Only 14 percent of health policy researchers report using Twitter--and approximately 20 percent use blogs and Facebook--to communicate their research findings, according to a new study from the Perelman School of Medicine at the University of Pennsylvania.
In contrast, 65 percent use traditional media channels, such as press releases or media interviews.
While participants believe that social media can be an effective way to communicate research findings, many lack the confidence to use it and feel their academic peers and institutions do not value it or respect it as much as traditional media and direct contact with policy makers. However, the authors note that when used effectively, social media channels could present a major opportunity for connecting with both policy makers and the general public.
The study, a survey of 215 health and health-policy researchers comes as academic journals, public health agencies, and healthcare organizations increasingly use social media to communicate health-related information. It also comes at a time when the nation is embarking on major changes to the healthcare system and when health policy research evidence is increasingly important.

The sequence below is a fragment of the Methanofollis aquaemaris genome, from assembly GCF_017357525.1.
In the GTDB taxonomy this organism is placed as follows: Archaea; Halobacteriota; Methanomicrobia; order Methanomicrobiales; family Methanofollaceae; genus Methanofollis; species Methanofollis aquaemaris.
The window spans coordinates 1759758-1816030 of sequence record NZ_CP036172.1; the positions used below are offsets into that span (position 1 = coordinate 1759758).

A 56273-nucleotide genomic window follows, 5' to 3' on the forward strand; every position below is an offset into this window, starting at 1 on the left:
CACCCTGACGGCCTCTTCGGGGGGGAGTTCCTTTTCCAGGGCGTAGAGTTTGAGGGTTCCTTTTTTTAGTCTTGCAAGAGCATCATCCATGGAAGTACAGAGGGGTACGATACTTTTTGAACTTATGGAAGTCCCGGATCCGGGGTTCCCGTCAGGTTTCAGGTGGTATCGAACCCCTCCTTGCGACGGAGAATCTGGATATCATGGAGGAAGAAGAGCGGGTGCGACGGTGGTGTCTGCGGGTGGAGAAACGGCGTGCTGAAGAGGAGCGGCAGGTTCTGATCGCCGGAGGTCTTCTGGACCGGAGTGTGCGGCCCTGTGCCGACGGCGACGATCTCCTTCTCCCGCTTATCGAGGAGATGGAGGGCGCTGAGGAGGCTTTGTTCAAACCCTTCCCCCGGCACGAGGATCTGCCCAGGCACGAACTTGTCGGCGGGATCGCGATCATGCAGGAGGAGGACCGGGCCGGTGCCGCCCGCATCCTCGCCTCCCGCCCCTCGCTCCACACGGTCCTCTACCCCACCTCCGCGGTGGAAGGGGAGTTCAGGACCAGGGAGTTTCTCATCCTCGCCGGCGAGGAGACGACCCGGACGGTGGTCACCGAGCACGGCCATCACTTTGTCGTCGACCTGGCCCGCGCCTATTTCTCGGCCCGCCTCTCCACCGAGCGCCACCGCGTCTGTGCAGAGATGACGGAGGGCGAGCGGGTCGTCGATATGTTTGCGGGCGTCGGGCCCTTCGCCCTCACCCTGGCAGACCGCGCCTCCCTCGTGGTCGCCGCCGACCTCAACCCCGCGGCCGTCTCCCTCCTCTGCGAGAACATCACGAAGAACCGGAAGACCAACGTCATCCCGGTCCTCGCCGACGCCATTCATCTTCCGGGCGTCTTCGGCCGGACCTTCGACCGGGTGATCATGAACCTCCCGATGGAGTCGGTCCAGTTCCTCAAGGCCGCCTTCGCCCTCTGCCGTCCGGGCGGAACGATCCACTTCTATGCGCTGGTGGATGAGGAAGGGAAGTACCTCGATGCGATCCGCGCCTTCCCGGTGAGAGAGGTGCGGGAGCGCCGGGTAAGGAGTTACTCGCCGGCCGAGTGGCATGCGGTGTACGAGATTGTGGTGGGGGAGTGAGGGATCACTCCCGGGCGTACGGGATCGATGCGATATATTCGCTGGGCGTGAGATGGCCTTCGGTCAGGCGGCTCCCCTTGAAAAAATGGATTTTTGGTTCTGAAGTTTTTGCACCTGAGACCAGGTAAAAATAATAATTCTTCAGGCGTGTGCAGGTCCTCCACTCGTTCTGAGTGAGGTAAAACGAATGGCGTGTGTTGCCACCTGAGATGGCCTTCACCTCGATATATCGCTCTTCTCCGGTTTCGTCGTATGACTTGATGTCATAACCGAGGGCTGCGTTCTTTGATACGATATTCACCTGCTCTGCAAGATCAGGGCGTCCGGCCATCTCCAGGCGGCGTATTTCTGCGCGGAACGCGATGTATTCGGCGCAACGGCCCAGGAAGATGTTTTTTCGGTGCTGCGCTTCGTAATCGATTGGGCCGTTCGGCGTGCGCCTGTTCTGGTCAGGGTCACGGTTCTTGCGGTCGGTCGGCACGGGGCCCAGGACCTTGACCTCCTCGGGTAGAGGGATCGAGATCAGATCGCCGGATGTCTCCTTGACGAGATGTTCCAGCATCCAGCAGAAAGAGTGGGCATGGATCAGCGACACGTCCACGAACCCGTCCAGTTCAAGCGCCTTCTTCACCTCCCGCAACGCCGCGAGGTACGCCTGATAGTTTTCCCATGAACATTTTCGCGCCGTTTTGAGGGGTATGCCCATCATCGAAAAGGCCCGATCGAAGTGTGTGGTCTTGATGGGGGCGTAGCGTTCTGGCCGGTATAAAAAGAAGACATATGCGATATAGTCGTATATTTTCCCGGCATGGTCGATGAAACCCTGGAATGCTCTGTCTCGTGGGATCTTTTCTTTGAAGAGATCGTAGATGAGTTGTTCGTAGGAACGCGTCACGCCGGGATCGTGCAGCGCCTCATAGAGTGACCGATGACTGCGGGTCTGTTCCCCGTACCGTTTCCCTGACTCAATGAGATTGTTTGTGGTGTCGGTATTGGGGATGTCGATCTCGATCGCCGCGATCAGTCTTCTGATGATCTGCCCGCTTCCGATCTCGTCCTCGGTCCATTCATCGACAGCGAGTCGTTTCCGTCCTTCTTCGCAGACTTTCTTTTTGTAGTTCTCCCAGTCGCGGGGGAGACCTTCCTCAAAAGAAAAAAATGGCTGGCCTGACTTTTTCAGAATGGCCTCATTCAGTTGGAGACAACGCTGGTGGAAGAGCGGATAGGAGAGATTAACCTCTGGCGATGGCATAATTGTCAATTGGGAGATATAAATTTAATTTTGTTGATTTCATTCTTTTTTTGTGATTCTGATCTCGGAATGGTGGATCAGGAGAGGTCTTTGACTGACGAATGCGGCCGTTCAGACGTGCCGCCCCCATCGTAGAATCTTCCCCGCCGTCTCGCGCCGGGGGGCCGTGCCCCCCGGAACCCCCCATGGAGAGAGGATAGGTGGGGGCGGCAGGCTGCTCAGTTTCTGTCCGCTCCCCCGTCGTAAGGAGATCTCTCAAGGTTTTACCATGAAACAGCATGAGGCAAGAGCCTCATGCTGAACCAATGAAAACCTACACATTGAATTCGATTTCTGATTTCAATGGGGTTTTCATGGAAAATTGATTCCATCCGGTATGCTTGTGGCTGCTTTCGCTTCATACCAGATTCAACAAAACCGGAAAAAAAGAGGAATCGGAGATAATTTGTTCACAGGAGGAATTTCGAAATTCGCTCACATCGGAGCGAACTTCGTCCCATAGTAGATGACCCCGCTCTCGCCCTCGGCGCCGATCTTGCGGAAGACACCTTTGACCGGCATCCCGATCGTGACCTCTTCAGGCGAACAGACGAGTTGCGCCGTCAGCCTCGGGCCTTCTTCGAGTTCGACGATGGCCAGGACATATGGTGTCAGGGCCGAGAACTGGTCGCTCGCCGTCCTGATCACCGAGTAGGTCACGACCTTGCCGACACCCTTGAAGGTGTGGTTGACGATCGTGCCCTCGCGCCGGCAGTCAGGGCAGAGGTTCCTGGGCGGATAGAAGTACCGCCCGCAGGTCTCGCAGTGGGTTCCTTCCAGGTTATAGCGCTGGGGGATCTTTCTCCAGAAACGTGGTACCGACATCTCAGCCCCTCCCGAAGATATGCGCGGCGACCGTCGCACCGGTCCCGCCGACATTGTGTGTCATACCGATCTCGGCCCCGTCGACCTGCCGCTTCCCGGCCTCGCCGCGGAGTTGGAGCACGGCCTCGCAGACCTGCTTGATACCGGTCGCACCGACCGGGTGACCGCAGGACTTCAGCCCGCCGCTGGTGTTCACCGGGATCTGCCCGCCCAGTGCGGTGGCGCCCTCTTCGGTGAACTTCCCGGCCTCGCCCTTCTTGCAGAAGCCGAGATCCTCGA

Historically, there has been a significant communication gap between researchers, on the one hand, and policy makers and the public at large, on the other, said senior author Zachary Meisel, M.D., assistant professor of Emergency Medicine at Penn. Social media channels are promising tools for closing this gap, provided they are used appropriately and effectively. As a first step, medical schools and healthcare institutions should help to educate researchers on how to properly use these channels to circulate their research findings and discuss implications.
Results of the study, published in Health Affairs, can be found here.
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